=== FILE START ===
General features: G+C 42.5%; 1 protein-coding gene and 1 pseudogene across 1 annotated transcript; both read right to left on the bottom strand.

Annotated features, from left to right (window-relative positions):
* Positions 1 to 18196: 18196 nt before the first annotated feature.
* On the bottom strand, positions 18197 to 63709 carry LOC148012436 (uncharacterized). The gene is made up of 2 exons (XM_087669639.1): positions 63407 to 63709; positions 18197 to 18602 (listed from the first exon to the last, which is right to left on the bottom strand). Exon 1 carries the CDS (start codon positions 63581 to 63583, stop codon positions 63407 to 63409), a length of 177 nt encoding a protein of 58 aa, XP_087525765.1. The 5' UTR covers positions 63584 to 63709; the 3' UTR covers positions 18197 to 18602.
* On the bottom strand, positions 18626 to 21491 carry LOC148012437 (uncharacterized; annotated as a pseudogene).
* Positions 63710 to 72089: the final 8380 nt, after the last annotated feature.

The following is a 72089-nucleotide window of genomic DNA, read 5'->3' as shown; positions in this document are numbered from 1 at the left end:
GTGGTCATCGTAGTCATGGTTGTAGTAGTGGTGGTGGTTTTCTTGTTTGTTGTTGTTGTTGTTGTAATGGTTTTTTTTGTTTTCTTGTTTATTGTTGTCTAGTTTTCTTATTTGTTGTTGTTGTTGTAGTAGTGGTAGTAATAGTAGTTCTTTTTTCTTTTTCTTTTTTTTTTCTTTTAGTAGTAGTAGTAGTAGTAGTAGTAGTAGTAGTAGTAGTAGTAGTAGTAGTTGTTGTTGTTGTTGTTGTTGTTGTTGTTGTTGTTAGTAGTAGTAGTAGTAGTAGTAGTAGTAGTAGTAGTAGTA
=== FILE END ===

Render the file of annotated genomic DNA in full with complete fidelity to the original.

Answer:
General features: G+C 42.5%; 1 protein-coding gene and 1 pseudogene across 1 annotated transcript; both read right to left on the bottom strand.

Annotated features, from left to right (window-relative positions):
* Positions 1 to 18196: 18196 nt before the first annotated feature.
* On the bottom strand, positions 18197 to 63709 carry LOC148012436 (uncharacterized). The gene is made up of 2 exons (XM_087669639.1): positions 63407 to 63709; positions 18197 to 18602 (listed from the first exon to the last, which is right to left on the bottom strand). Exon 1 carries the CDS (start codon positions 63581 to 63583, stop codon positions 63407 to 63409), a length of 177 nt encoding a protein of 58 aa, XP_087525765.1. The 5' UTR covers positions 63584 to 63709; the 3' UTR covers positions 18197 to 18602.
* On the bottom strand, positions 18626 to 21491 carry LOC148012437 (uncharacterized; annotated as a pseudogene).
* Positions 63710 to 72089: the final 8380 nt, after the last annotated feature.

The following is a 72089-nucleotide window of genomic DNA, read 5'->3' as shown; positions in this document are numbered from 1 at the left end:
GTGGTCATCGTAGTCATGGTTGTAGTAGTGGTGGTGGTTTTCTTGTTTGTTGTTGTTGTTGTTGTAATGGTTTTTTTTGTTTTCTTGTTTATTGTTGTCTAGTTTTCTTATTTGTTGTTGTTGTTGTAGTAGTGGTAGTAATAGTAGTTCTTTTTTCTTTTTCTTTTTTTTTTCTTTTAGTAGTAGTAGTAGTAGTAGTAGTAGTAGTAGTAGTAGTAGTAGTAGTAGTTGTTGTTGTTGTTGTTGTTGTTGTTGTTGTTGTTAGTAGTAGTAGTAGTAGTAGTAGTAGTAGTAGTAGTAGTA